• *   •
The small boy is beginning to flatten
his nose against the store windows.
Unlike a large proportion of the Old
Country boys, he gets his full share of
the treasures behind the glass.
• •   •
Now that St. Andrew's Day is past
and gone and the haggis has all been
eaten the world will turn on its axis
steadily once again.
• •   »
When the Governor-General is constrained to swear immediately on landing in this country, what can be expected of the ordinary citizen?
• •   *
More flower beds are being made on
the Parliament grounds on the west side
in order that the first impression of the
tourist may be a good one. With a
fountain playing in the centre these
grounds would be very attractive.
Pemberton looked charming in a picturesque robe of white lace, with large
hat of soft brown beaver and bouquet
of golden-brown crysanthemums. Among the other smartly gowned guests
were Mrs. Gillespie in a grey velvet frock .with ermine trimmings; Mrs.
Jahion wore . a beautifully brocaded
black and white satin with lace fishu;
Mrs. Arthur Jones, a lovely mouse grey
velvet with sable stole and targe muff;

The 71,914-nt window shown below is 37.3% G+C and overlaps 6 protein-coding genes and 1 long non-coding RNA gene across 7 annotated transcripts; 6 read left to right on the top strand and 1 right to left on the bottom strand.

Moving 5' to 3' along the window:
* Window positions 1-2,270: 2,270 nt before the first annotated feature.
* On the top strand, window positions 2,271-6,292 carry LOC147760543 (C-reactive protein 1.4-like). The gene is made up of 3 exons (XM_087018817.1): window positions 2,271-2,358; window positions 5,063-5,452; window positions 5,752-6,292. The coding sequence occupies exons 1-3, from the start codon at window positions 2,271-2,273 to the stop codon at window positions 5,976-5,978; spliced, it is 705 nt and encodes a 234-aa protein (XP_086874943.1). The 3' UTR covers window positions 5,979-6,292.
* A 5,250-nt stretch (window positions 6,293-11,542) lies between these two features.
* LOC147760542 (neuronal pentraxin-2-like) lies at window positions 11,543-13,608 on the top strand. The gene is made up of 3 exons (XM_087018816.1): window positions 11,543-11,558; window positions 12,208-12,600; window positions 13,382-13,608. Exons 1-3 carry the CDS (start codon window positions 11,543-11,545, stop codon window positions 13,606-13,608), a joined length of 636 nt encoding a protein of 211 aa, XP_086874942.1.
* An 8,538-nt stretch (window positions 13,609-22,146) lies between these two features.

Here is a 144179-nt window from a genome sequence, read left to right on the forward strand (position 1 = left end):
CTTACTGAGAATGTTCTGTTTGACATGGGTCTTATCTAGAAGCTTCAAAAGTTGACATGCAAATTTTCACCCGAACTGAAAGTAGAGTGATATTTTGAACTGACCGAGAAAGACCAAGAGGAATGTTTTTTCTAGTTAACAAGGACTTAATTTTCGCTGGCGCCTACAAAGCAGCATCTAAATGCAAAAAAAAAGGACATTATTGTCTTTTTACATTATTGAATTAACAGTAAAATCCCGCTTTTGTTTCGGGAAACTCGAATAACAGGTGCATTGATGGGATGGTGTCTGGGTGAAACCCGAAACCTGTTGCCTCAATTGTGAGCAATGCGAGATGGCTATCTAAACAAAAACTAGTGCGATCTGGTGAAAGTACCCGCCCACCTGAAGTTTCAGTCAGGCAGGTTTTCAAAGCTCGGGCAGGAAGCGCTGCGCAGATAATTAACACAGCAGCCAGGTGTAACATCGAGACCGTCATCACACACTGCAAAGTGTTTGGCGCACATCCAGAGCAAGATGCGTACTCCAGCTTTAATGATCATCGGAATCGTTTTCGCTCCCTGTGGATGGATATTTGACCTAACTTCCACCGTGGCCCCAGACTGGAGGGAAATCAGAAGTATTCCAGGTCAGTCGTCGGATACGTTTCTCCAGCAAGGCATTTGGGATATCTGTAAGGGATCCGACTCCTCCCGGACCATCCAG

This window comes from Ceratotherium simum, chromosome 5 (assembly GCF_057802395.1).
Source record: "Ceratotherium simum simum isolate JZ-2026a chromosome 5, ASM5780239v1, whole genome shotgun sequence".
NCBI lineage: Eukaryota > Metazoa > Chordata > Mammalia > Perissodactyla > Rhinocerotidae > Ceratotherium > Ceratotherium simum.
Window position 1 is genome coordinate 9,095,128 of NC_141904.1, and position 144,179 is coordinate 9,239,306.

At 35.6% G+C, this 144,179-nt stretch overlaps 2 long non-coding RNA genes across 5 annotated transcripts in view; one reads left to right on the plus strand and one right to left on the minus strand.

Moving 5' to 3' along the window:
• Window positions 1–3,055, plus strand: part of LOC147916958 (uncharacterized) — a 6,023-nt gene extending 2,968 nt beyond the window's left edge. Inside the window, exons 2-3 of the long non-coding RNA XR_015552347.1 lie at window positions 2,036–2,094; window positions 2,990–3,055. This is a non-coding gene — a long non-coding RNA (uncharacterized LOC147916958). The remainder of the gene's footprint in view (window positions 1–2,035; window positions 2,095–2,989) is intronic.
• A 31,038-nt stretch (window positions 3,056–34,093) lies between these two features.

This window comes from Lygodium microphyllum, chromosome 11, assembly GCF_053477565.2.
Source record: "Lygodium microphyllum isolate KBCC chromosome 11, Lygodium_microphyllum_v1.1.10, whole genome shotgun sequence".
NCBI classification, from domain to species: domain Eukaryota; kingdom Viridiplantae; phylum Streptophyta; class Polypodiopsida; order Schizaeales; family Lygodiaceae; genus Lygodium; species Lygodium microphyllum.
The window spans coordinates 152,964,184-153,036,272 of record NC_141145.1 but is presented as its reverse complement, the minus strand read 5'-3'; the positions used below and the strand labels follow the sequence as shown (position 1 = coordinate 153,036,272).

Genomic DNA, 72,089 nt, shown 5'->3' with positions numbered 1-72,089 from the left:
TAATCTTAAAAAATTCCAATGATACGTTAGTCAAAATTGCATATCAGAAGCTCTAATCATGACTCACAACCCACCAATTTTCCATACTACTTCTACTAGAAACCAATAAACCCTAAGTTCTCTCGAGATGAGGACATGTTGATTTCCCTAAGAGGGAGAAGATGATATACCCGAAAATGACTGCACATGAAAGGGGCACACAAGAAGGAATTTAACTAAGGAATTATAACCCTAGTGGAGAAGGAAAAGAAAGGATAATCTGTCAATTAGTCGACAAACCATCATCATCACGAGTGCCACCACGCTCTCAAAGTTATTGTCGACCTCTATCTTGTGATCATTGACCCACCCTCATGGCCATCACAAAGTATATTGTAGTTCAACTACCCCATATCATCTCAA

Mrs. Barnard, dark red cloth and rich
furs.
The bride's going-away dress was a
very smart tailor-made gown of dark
green cloth, and hat to match of soft
beav.er. The honeymoon will be spent
in England.  .
A partial list of the costly and lovely
presents received by the happy couple,
is as follows: Mrs. Baiss, china tea
service and Japanese silks; Miss Louise
Baiss, cheque; Mrs. Pemberton, cheque
and. turquoise necklace; Mr. and Mrs.
F. B. Pemberton, cheques; Mr. P. W.
D. Pemberton, silver entree dishes; Miss
S. T. Pemberton, cheque; Miss H. S.
Oliver, half dozen china tea cups; Dr,
and Mrs. Powell .silver salt cellars;
Mr. H. B. Walker, silver sugar-sifter;
♦  * •
Jasper, Wirth and Strek. have been
'■ committed for trial on the charge of
1,    . ...      .....     ."
Mrs. George Phillips, pin cushion; Mr.' hlvmB 8Mauited a„d inflicted grievous
Welby Solomon, brass gang; Mrs. and;bodily harm upon Conductor   McLeod
Miss Phipps, tea cloth drawn work; Mr. jon ^ Egquimalt car.
and Miss O'Neill, silver salt cellars
Miss Webling, Japanese centre; Miss
McCandlish, fur muff; Mr. and Mrs.
Reid, travelling clock; Miss T. M. and
Mr. R. T. Payne, gold chain and locket;
Mr. and Mrs. M. R. Worlock, paper
knife; Mrs. McGirn, photo frame and
writing case; Mr and Miss Newcombe,
four silver and cut glas vases; Mr. and
Mrs. Joly dc Lotbiniere, cut glass and
silver vase; Mr. Muskett, silver tea
spoons; Mrs. Leonard, cut glass bowl;
Mr. and Mrs. Matters, carved stand and
flower pot; Mr, and Mrs. Poff, cut glass
dish.
The question agitating thc mind of
the average male householder is, whether lie can evade .paying enough debts
to enable him to buy Christmas presents
and celebrate the festive season in a
fitting manner.
"another pair of sueves."
Time was not very long ago,
When Mabel's walking skirt
Trailed half a yard behind to show
How well she swept the dirt.